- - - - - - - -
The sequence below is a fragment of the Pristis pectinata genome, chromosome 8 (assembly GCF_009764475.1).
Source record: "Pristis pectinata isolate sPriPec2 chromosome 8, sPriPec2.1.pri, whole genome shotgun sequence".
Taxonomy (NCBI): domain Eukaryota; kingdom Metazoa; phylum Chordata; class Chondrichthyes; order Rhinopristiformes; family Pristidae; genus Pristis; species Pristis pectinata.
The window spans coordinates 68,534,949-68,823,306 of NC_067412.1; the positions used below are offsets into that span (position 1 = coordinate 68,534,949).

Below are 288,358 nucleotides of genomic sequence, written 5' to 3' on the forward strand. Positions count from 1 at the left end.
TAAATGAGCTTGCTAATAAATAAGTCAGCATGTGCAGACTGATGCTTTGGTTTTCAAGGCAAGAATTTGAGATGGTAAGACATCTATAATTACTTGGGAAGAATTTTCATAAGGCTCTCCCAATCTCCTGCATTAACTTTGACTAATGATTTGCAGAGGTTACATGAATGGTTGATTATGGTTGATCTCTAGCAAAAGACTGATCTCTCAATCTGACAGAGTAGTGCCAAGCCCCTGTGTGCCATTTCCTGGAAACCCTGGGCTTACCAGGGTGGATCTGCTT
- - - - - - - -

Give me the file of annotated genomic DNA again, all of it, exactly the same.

The sequence below is a fragment of the Pristis pectinata genome, chromosome 8 (assembly GCF_009764475.1).
Source record: "Pristis pectinata isolate sPriPec2 chromosome 8, sPriPec2.1.pri, whole genome shotgun sequence".
Taxonomy (NCBI): domain Eukaryota; kingdom Metazoa; phylum Chordata; class Chondrichthyes; order Rhinopristiformes; family Pristidae; genus Pristis; species Pristis pectinata.
The window spans coordinates 68,534,949-68,823,306 of NC_067412.1; the positions used below are offsets into that span (position 1 = coordinate 68,534,949).

Below are 288,358 nucleotides of genomic sequence, written 5' to 3' on the forward strand. Positions count from 1 at the left end.
TAAATGAGCTTGCTAATAAATAAGTCAGCATGTGCAGACTGATGCTTTGGTTTTCAAGGCAAGAATTTGAGATGGTAAGACATCTATAATTACTTGGGAAGAATTTTCATAAGGCTCTCCCAATCTCCTGCATTAACTTTGACTAATGATTTGCAGAGGTTACATGAATGGTTGATTATGGTTGATCTCTAGCAAAAGACTGATCTCTCAATCTGACAGAGTAGTGCCAAGCCCCTGTGTGCCATTTCCTGGAAACCCTGGGCTTACCAGGGTGGATCTGCTT